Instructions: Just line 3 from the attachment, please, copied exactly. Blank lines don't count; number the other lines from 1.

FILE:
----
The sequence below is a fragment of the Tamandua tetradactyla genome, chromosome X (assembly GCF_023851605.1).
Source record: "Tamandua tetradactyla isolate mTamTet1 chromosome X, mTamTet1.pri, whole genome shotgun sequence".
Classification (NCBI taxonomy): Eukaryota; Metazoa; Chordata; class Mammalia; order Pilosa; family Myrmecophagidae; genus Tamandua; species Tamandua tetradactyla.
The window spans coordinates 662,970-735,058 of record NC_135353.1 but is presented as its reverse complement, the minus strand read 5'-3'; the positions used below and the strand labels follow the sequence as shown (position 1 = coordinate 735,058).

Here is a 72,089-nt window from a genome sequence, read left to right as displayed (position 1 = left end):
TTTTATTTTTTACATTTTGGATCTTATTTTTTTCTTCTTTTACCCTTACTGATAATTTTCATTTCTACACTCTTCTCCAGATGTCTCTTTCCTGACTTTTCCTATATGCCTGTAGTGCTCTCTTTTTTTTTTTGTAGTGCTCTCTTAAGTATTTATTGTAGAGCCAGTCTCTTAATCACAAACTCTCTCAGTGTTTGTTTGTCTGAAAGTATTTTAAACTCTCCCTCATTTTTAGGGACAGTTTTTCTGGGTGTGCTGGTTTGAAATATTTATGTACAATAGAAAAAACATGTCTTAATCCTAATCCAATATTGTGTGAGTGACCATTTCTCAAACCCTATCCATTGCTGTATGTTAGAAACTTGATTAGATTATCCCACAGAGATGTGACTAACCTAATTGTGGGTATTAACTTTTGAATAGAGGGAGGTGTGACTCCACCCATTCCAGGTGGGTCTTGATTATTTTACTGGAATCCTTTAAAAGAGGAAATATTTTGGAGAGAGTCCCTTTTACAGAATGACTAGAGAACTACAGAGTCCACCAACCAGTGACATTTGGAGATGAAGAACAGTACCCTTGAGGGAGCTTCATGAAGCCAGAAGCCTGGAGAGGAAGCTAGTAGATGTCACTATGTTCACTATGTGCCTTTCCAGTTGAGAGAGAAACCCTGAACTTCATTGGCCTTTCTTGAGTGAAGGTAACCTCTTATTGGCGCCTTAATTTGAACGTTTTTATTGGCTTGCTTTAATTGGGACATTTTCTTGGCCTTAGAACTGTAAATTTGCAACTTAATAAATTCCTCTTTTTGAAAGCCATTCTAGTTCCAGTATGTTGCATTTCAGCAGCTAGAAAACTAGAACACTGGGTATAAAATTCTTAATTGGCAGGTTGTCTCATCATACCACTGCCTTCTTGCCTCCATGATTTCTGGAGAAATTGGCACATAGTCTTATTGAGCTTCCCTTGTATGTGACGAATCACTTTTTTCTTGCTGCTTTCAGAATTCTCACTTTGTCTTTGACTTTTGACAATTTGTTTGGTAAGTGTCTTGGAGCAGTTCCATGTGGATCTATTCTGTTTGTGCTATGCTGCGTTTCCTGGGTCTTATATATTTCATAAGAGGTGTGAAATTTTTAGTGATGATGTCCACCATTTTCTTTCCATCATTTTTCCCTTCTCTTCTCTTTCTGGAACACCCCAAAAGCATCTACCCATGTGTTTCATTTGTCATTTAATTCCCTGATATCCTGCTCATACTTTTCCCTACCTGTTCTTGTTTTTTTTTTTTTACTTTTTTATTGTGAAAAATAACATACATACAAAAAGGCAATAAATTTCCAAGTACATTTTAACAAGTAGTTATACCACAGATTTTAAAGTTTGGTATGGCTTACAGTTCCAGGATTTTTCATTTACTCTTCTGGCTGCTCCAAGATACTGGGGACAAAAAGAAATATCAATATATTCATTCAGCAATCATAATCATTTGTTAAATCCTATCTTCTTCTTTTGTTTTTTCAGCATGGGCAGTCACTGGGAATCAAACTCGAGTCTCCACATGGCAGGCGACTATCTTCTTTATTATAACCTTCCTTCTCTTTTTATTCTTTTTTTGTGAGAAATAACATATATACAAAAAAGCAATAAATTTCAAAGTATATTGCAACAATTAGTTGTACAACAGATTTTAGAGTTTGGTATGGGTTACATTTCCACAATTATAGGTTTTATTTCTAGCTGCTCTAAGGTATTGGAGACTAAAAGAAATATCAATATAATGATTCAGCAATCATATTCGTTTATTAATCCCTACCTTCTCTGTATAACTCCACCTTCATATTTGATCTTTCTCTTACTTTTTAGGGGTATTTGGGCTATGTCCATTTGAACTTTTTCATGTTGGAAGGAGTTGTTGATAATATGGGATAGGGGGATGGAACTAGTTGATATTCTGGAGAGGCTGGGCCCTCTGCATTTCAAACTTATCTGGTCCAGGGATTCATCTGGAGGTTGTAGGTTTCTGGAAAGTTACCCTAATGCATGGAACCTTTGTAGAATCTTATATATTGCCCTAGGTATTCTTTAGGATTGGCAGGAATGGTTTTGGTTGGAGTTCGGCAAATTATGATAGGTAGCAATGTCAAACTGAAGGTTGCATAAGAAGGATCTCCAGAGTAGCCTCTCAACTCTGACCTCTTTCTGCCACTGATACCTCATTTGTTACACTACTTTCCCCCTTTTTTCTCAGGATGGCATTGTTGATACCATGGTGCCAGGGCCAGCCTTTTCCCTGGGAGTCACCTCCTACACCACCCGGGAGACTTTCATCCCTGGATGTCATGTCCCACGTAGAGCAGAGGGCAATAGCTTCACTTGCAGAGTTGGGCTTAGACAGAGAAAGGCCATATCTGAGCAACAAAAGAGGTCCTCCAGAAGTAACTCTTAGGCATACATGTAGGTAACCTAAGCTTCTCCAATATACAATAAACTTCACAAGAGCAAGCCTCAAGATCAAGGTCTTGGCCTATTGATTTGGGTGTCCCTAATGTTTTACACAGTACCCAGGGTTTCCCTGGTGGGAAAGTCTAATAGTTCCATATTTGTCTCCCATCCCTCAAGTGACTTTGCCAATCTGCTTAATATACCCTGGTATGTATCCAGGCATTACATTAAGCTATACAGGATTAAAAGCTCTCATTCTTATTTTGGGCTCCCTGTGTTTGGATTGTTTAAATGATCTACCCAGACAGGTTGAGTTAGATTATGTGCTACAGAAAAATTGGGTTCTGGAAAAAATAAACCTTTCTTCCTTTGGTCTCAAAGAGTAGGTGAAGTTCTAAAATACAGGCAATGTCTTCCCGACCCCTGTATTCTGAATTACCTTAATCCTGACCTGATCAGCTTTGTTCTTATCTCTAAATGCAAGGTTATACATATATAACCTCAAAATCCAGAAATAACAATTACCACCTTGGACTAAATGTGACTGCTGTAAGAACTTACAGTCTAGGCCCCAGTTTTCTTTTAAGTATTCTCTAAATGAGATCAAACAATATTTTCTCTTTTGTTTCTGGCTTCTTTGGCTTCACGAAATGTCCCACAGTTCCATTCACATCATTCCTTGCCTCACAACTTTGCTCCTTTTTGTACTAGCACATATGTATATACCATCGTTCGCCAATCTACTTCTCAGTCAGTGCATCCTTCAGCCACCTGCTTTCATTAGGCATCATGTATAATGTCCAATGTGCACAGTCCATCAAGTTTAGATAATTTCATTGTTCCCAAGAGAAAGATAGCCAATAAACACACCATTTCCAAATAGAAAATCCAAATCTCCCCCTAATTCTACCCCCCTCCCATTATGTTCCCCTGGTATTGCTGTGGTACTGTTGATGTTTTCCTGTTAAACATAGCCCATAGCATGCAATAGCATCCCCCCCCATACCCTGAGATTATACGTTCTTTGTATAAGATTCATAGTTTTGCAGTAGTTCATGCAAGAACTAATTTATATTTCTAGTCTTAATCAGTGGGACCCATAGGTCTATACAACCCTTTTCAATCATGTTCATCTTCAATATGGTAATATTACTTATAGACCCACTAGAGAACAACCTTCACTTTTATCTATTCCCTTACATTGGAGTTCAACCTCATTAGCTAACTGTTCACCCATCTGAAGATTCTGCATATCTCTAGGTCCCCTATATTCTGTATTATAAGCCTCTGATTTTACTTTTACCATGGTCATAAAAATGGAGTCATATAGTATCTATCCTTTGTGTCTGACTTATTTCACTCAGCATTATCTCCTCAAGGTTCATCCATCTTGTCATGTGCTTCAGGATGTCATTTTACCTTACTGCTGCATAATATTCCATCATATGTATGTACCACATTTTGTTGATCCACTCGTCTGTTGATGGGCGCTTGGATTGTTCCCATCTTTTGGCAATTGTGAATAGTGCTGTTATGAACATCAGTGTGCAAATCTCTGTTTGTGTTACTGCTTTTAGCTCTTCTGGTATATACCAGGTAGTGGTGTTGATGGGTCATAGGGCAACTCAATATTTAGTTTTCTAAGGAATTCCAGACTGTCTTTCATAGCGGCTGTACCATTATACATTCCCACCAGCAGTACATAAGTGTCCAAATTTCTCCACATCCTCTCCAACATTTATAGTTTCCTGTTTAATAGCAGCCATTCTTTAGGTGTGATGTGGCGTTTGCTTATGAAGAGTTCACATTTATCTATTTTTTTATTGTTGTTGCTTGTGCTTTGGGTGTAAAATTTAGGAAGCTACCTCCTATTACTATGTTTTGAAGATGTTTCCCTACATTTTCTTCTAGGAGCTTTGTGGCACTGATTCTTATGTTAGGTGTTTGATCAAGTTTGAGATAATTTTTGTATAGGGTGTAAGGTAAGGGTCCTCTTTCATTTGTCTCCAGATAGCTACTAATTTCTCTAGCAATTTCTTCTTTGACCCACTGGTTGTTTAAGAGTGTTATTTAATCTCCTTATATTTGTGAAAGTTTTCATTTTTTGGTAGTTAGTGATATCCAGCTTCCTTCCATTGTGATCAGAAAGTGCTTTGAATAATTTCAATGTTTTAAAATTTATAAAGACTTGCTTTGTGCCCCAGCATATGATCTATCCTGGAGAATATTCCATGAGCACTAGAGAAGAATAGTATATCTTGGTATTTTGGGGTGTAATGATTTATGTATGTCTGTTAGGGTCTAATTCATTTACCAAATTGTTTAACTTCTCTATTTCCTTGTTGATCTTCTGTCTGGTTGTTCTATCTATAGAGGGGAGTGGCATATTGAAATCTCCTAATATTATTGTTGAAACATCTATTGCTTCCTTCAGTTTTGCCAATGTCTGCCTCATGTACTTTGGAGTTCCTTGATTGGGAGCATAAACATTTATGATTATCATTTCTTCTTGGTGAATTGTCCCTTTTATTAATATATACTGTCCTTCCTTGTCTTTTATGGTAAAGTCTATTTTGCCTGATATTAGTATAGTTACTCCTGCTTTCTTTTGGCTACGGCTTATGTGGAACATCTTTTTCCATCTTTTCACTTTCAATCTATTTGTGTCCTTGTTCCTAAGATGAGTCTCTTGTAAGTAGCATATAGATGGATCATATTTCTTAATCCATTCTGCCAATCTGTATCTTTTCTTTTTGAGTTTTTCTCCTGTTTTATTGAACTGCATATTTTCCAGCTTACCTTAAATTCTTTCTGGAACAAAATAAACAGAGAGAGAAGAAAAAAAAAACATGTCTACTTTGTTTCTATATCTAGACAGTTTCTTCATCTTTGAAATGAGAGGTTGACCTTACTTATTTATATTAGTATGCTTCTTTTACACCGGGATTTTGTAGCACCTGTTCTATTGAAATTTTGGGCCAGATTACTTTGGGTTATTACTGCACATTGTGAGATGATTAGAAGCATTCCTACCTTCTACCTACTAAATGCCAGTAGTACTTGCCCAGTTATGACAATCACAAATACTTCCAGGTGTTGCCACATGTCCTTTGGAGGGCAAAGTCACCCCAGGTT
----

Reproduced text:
Classification (NCBI taxonomy): Eukaryota; Metazoa; Chordata; class Mammalia; order Pilosa; family Myrmecophagidae; genus Tamandua; species Tamandua tetradactyla.